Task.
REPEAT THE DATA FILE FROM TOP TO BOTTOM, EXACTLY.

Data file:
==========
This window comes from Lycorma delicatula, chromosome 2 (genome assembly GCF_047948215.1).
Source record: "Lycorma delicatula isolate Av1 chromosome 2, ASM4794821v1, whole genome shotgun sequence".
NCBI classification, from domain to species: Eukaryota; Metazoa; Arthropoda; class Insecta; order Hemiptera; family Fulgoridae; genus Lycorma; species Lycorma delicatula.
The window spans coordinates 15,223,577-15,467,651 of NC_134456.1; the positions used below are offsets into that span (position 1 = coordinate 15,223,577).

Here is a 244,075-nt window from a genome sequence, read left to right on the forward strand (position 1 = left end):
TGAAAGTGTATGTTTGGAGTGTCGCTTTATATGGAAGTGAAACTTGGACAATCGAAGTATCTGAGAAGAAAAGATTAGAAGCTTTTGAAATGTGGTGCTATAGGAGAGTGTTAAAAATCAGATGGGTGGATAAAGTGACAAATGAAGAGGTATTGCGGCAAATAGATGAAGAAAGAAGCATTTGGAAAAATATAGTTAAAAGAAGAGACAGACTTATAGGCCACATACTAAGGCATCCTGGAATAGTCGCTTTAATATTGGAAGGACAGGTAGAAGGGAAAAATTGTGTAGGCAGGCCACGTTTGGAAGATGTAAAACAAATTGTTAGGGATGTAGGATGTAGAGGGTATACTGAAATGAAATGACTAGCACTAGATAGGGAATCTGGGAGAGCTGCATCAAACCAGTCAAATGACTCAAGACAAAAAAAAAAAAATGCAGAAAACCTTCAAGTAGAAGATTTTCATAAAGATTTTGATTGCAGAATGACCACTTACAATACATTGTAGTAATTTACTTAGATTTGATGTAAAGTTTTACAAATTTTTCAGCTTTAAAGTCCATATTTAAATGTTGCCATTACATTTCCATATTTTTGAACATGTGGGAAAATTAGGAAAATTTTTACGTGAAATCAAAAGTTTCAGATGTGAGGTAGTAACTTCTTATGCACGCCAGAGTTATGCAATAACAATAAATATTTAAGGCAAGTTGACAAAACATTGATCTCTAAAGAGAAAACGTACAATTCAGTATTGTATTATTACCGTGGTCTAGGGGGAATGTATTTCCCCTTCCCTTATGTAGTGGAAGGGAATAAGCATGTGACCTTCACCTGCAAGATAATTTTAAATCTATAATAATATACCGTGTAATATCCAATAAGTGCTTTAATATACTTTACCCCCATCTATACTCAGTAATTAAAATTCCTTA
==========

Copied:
This window comes from Lycorma delicatula, chromosome 2 (genome assembly GCF_047948215.1).
Source record: "Lycorma delicatula isolate Av1 chromosome 2, ASM4794821v1, whole genome shotgun sequence".
NCBI classification, from domain to species: Eukaryota; Metazoa; Arthropoda; class Insecta; order Hemiptera; family Fulgoridae; genus Lycorma; species Lycorma delicatula.
The window spans coordinates 15,223,577-15,467,651 of NC_134456.1; the positions used below are offsets into that span (position 1 = coordinate 15,223,577).

Here is a 244,075-nt window from a genome sequence, read left to right on the forward strand (position 1 = left end):
TGAAAGTGTATGTTTGGAGTGTCGCTTTATATGGAAGTGAAACTTGGACAATCGAAGTATCTGAGAAGAAAAGATTAGAAGCTTTTGAAATGTGGTGCTATAGGAGAGTGTTAAAAATCAGATGGGTGGATAAAGTGACAAATGAAGAGGTATTGCGGCAAATAGATGAAGAAAGAAGCATTTGGAAAAATATAGTTAAAAGAAGAGACAGACTTATAGGCCACATACTAAGGCATCCTGGAATAGTCGCTTTAATATTGGAAGGACAGGTAGAAGGGAAAAATTGTGTAGGCAGGCCACGTTTGGAAGATGTAAAACAAATTGTTAGGGATGTAGGATGTAGAGGGTATACTGAAATGAAATGACTAGCACTAGATAGGGAATCTGGGAGAGCTGCATCAAACCAGTCAAATGACTCAAGACAAAAAAAAAAAAATGCAGAAAACCTTCAAGTAGAAGATTTTCATAAAGATTTTGATTGCAGAATGACCACTTACAATACATTGTAGTAATTTACTTAGATTTGATGTAAAGTTTTACAAATTTTTCAGCTTTAAAGTCCATATTTAAATGTTGCCATTACATTTCCATATTTTTGAACATGTGGGAAAATTAGGAAAATTTTTACGTGAAATCAAAAGTTTCAGATGTGAGGTAGTAACTTCTTATGCACGCCAGAGTTATGCAATAACAATAAATATTTAAGGCAAGTTGACAAAACATTGATCTCTAAAGAGAAAACGTACAATTCAGTATTGTATTATTACCGTGGTCTAGGGGGAATGTATTTCCCCTTCCCTTATGTAGTGGAAGGGAATAAGCATGTGACCTTCACCTGCAAGATAATTTTAAATCTATAATAATATACCGTGTAATATCCAATAAGTGCTTTAATATACTTTACCCCCATCTATACTCAGTAATTAAAATTCCTTA